Alongside police officers, resignations were also submitted by the mayors of four majority-Serb municipalities in the north of Kosovo, as well as by councillors, deputies in the Assembly of Kosovo, judges, prosecutors, and administrative staff employed by the judiciary.

Srpska lista (a Serb minority party in Kosovo) stressed that Pristina needed to stop pushing Serbs to take Kosovo plates and urged it to finally establish the long-awaited Association of Serbian Municipalities in order to provide adequate representation for Serbs’ interests in Kosovo. Kosovo responded with an increased police presence and the arrest of even more Serbs, including the former police officers who resigned. In addition, as a direct consequence of the Serbs’ abandonment of institutional positions, Kosovo authorities also announced snap local elections for 18 December 2022.

The security situation in the north was further undermined by incidents in the Serb-dominated municipalities of Zubin Potok and Severna Mitrovica on 6 December, when new Albanian members of the Municipal Election Commission, assisted by police, tried to enter the premises. Their Serb counterparts prevented them from doing so, with reports of the use of “shock bombs”.

Former policeman Dejan Pantić was arrested on charges of attacking the election commission premises, which led to local Serbs setting up barricades and demanding for the release of all arrested Serbs. Srpska lista accused Kurti’s government of wanting to remove all Serbian men under the pretence of false accusations in order to thwart any potential Serb minority resistance. The Kosovar government responded by saying that they were simply upholding the law across the entire territory of their state.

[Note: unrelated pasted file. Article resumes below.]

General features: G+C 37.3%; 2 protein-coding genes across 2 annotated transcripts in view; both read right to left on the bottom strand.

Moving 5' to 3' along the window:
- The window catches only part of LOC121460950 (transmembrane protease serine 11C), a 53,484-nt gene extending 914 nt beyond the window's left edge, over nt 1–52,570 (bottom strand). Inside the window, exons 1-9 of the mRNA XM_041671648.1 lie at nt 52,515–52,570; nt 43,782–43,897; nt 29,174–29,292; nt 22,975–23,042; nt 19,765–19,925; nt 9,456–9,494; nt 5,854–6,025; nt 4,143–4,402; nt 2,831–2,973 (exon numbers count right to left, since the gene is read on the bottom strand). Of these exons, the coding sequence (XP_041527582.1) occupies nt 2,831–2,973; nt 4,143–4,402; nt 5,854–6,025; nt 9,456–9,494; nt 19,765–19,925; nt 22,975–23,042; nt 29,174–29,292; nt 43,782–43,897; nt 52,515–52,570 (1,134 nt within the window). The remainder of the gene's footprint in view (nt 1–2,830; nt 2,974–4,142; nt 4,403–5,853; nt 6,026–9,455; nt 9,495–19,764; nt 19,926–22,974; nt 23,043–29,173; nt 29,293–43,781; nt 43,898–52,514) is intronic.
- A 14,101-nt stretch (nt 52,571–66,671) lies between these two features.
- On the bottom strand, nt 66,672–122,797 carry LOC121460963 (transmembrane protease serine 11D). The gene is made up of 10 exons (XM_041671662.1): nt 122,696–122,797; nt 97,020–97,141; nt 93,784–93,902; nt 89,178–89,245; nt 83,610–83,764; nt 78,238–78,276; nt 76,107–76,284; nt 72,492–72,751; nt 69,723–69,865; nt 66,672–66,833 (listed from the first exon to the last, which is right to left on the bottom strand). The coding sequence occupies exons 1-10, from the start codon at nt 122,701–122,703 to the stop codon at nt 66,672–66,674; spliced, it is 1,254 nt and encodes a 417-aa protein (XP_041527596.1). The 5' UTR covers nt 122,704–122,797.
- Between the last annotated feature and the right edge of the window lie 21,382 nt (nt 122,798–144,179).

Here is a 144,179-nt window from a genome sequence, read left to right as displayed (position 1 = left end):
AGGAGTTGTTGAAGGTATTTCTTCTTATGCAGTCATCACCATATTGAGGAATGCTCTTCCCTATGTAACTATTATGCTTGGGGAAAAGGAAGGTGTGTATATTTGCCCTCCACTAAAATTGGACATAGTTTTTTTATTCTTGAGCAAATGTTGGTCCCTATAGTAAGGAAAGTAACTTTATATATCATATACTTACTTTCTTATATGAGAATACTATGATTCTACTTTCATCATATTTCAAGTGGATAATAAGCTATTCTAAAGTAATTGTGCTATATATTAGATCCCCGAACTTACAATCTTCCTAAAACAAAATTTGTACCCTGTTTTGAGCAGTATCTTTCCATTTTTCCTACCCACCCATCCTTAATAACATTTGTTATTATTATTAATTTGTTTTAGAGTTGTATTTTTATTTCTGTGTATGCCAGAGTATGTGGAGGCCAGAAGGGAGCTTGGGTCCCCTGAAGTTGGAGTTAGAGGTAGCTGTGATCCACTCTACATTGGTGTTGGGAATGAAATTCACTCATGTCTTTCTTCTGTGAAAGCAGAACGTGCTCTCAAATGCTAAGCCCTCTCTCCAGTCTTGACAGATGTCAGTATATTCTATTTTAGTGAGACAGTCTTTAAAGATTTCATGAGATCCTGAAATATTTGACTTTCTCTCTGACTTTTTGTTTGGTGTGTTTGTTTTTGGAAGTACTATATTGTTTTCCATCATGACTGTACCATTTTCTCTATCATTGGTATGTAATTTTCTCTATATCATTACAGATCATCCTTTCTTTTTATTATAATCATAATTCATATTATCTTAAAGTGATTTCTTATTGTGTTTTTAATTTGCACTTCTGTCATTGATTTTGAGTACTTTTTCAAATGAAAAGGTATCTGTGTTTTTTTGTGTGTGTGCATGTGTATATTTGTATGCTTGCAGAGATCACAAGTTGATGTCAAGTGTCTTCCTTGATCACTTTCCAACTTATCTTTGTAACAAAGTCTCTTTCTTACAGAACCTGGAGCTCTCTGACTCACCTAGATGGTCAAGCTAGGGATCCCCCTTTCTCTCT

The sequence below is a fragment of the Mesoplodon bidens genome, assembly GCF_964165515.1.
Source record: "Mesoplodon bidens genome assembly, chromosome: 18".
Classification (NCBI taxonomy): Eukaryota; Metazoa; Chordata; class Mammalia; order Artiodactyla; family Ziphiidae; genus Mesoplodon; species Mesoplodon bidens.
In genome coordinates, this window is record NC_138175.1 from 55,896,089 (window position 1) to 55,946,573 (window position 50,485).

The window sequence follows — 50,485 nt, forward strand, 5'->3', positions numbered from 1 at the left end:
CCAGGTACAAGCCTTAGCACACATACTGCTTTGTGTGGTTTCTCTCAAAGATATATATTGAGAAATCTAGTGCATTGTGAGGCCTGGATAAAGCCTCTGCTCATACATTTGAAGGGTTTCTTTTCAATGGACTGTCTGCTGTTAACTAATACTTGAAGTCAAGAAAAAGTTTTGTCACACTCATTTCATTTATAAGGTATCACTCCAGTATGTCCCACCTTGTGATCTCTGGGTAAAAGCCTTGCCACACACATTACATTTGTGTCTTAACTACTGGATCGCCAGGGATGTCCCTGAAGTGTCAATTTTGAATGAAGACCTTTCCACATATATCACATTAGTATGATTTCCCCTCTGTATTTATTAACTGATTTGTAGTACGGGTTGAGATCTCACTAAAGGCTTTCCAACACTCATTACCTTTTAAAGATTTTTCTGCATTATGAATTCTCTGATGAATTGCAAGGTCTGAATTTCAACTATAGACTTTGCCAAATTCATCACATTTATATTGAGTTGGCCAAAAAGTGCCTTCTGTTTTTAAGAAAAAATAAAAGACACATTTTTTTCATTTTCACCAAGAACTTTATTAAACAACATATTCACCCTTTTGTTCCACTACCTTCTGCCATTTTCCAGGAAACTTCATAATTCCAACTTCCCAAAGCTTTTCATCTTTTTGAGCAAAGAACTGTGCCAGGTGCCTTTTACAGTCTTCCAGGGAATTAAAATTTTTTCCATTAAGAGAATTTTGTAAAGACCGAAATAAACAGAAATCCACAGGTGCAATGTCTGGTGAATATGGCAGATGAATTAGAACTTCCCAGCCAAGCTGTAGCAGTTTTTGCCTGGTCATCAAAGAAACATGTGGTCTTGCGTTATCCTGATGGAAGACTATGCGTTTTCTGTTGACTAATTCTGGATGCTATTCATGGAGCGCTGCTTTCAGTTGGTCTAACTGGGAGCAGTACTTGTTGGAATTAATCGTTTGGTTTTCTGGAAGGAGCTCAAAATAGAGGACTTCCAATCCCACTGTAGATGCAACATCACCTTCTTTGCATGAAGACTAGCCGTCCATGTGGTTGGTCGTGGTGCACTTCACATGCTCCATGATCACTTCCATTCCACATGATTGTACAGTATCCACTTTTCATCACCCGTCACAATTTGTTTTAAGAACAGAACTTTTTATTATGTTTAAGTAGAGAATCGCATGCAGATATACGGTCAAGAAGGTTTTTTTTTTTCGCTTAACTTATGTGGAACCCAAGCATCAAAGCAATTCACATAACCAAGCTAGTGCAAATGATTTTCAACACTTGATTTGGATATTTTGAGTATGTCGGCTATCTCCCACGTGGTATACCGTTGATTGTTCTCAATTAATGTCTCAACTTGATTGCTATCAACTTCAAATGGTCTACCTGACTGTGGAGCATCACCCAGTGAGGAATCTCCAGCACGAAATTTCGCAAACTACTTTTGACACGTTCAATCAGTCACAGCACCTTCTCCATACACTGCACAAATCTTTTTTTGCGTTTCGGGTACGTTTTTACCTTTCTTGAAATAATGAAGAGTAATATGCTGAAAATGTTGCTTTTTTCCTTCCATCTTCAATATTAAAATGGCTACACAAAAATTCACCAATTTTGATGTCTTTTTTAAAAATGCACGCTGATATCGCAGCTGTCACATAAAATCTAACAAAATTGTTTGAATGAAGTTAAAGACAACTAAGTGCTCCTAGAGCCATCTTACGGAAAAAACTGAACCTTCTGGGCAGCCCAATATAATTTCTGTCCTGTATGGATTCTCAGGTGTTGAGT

With the atmosphere remaining tense, the barricades lasted for three weeks and were removed just two days before New Year’s Eve following an alleged request made by Vučić to local Serbs.

The propaganda games Vučić was playing seemed to have spun out of control, especially for the Serbs whose daily lives he was playing with. The move to leave Kosovo institutions proved to be a disaster, since it resulted in the vacuum being filled by Albanian police and bureaucrats who have pushed Serbs even further into uncertainty.

However, what once seemed to be reaching a boiling point has since simmered down to a more lukewarm temperature in light of what went on to happen in 2023.

A Year of Long Barrels

In 2023, the so-called “international community”, aka the US–EU axis, realized they needed to push the dialogue further before it was too late, especially given the upcoming US and European Parliament elections scheduled for 2024. They sought to urge both Kurti and Vučić to make concessions using all the leverage they had.

This resulted in the agreement proposal initiated by France and Germany, which seemed to be based on the model of the Basic Treaty signed between the two Germanies in 1972 that resulted in both countries receiving wider international recognition and membership to the United Nations.

Kurti and Vučić supposedly accepted the agreement, which was hammered out in more detail in March in Ohrid, North Macedonia. As of yet, however, no signature has been put on the agreement, with Kurti and Vučić continuing to bicker about what it actually means.